Kevin Warne's presence at Georgetown's men's lacrosse practices is unmistakable. The coach's 6-foot-2, 230-pound frame is imposing, and his energy level can match even the most frenetic on his team. But it's his voice that sets him apart.
"Even if you're 5 miles away, you can probably hear him," quipped starting sophomore midfielder Ryan Hursey, a Finksburg resident and Westminster graduate. "It just kind of shows his passion. He wants every single one of us to play the best we possibly can."
"He's very intense defensively," added junior defenseman Michael Mayer, a Baltimore resident and St. Paul's graduate. "If we're going over something, you can sort of get that vibe that things are heating up and he's kind of getting ready to blow up, and when he does, it's definitely not fun. But it keeps you on your toes, and it keeps you focused on the goal."
Under Warne, the Hoyas have had a resurgence. Last spring, they compiled a 10-6 record and advanced to the Big East tournament final where they lost to eventual NCAA champion Denver. The team was left out of 20-team field for the NCAA postseason.
This season, there are high hopes that Georgetown (0-1) – ranked No. 17 in the latest Cascade/Maverik media poll – will challenge the Pioneers again in the Big East and make its first appearance in the NCAA tournament since 2007. The Hoyas face No. 14 Towson (2-0) at noon Saturday at Johnny Unitas Stadium.
CBS Sports Network analyst Evan Washburn, who as a freshman defenseman in 2004 played for Warne at Delaware, said the Hoyas have the pieces to be a national champion contender.
"Georgetown is set up for success," Washburn said. "To be honest with you – and I've told this to Kevin – the pressure is on because that team needs to be in the Final Four in short order. … Once you match the talent that he's now getting with all of the benefits that come from being a lacrosse team at Georgetown with the toughness and edge that he's created, I think they're a team ripe for a Final Four run. It might not happen this year, but my thinking is it will happen in the next couple years."
If that seems like a lot of pressure to Warne, he doesn't admit to it.
"I don't mind expectations," he said recently in his office in McDonough Arena on the university's campus in Northwest Washington, D.C. "Are there expectations? Sure. But there's not any expectations that are bigger than those in this room or the room next door with my assistants because we're competitive, too."
The Hoyas are no strangers to success. During former coach Dave Urick's 23-year tenure, the program racked up a 223-99 record, made 11 straight appearances in the NCAA tournament and advanced to six consecutive quarterfinals.
But after 2007, Georgetown went 39-29 and failed to qualify for the postseason. When Urick stepped down on July 13, 2012, Warne, a defensive assistant at Delaware, UMBC, Harvard and Maryland, was hired 30 days later.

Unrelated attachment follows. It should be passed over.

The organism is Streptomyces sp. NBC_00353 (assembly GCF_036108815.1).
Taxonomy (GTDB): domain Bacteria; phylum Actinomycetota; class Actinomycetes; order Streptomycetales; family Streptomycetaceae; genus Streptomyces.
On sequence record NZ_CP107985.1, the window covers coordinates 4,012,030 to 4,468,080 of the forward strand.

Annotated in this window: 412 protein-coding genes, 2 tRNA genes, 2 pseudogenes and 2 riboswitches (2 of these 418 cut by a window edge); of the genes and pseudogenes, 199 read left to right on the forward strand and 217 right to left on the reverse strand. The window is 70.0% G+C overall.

Warne had helped the Terps reach the national title game in 2011 and 2012, but he doesn't store any keepsakes from that team or others in his office. There are several drawings from his daughter and one Orioles hat ("Even though I'm a Mets fan," he joked), but the rest of the space in a bookcase is filled with Hoyas helmets and gloves.
"There's no need for that," Warne said when asked about memorabilia from previous stops. "That's in the past. All that stuff is home anyway in my basement. This is Georgetown, and we focus on Georgetown and take care of Georgetown."
The Hoyas went 6-9 in 2013, Warne's first season, and then 4-10 the following year. Mayer, who was a freshman on that 2014 squad, said the players were more critical of themselves than any external source.
"Coming off the 4-10 season, we really looked at ourselves in the mirror and said, 'We don't want to do this every year. We all know we're talented players. We were all recruited here. We're here to compete,' " Mayer said. "We put it together and just went out there. We didn't take any games lightly because we were all fighting for something so that we didn't have a season like the last year."
One of Warne's hallmarks is his exuberance on the sidelines. Credited with starting Maryland's "Mosh Pit," where players went bonkers after significant plays, Warne has encouraged the Hoyas to get just as excited.
"It's OK to have fun," he said. "I think that's the biggest thing that gets lost sometimes. I don't want to be a statue on the sidelines. I want to make sure that our guys know that I have their backs because all week, they busted their tails doing the right things and trying to learn the game plan. And I get to have two hours of fun watching them run around hopefully doing what they're supposed to be doing and hopefully, they're having success."
Georgetown opened the season with a 12-7 loss to No. 1 Notre Dame on Saturday. That doused some of the season-opening enthusiasm, but Hursey said the players haven't shied away from their goal of playing in May.
"I think our goal is to definitely get to the NCAA tournament, but moreso to prove to ourselves that we can beat some of those Top 10 teams that we may not have been able to get over the hump with last year," he said. "I think we know where we need to be and now we just need to push a little more to get there."